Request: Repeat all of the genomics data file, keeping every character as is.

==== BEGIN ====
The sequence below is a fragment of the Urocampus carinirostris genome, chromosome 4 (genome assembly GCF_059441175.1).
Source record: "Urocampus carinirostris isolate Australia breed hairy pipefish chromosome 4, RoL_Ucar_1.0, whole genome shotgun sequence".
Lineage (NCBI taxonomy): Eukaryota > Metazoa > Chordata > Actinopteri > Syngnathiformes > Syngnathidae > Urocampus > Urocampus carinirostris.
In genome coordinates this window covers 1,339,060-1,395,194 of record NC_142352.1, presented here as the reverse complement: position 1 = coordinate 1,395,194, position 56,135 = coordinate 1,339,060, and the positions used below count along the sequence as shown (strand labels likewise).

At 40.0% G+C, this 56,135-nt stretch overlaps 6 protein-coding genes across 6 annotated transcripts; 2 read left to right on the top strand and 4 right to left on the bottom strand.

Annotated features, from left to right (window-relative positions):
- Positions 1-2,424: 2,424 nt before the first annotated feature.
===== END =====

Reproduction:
The sequence below is a fragment of the Urocampus carinirostris genome, chromosome 4 (genome assembly GCF_059441175.1).
Source record: "Urocampus carinirostris isolate Australia breed hairy pipefish chromosome 4, RoL_Ucar_1.0, whole genome shotgun sequence".
Lineage (NCBI taxonomy): Eukaryota > Metazoa > Chordata > Actinopteri > Syngnathiformes > Syngnathidae > Urocampus > Urocampus carinirostris.
In genome coordinates this window covers 1,339,060-1,395,194 of record NC_142352.1, presented here as the reverse complement: position 1 = coordinate 1,395,194, position 56,135 = coordinate 1,339,060, and the positions used below count along the sequence as shown (strand labels likewise).

At 40.0% G+C, this 56,135-nt stretch overlaps 6 protein-coding genes across 6 annotated transcripts; 2 read left to right on the top strand and 4 right to left on the bottom strand.

Annotated features, from left to right (window-relative positions):
- Positions 1-2,424: 2,424 nt before the first annotated feature.